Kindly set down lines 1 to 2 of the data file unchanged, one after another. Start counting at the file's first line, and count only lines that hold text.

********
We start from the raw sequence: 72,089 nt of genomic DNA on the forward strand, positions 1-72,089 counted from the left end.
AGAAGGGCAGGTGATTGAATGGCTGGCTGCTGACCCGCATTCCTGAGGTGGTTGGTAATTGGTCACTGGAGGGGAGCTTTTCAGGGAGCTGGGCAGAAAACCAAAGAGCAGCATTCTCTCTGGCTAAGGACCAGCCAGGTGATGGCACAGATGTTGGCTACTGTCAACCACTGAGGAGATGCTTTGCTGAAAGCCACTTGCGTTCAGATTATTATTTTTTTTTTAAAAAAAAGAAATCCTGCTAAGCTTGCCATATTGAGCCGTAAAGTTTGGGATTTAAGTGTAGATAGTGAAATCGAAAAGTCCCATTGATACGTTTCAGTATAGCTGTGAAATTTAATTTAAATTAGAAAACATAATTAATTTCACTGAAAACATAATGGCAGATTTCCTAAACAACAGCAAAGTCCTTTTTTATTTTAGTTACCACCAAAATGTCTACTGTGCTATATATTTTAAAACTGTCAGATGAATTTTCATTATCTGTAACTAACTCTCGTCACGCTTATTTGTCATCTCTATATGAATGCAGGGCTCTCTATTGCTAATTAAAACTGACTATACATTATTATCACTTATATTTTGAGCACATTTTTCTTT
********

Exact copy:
We start from the raw sequence: 72,089 nt of genomic DNA on the forward strand, positions 1-72,089 counted from the left end.
AGAAGGGCAGGTGATTGAATGGCTGGCTGCTGACCCGCATTCCTGAGGTGGTTGGTAATTGGTCACTGGAGGGGAGCTTTTCAGGGAGCTGGGCAGAAAACCAAAGAGCAGCATTCTCTCTGGCTAAGGACCAGCCAGGTGATGGCACAGATGTTGGCTACTGTCAACCACTGAGGAGATGCTTTGCTGAAAGCCACTTGCGTTCAGATTATTATTTTTTTTTTAAAAAAAAGAAATCCTGCTAAGCTTGCCATATTGAGCCGTAAAGTTTGGGATTTAAGTGTAGATAGTGAAATCGAAAAGTCCCATTGATACGTTTCAGTATAGCTGTGAAATTTAATTTAAATTAGAAAACATAATTAATTTCACTGAAAACATAATGGCAGATTTCCTAAACAACAGCAAAGTCCTTTTTTATTTTAGTTACCACCAAAATGTCTACTGTGCTATATATTTTAAAACTGTCAGATGAATTTTCATTATCTGTAACTAACTCTCGTCACGCTTATTTGTCATCTCTATATGAATGCAGGGCTCTCTATTGCTAATTAAAACTGACTATACATTATTATCACTTATATTTTGAGCACATTTTTCTTT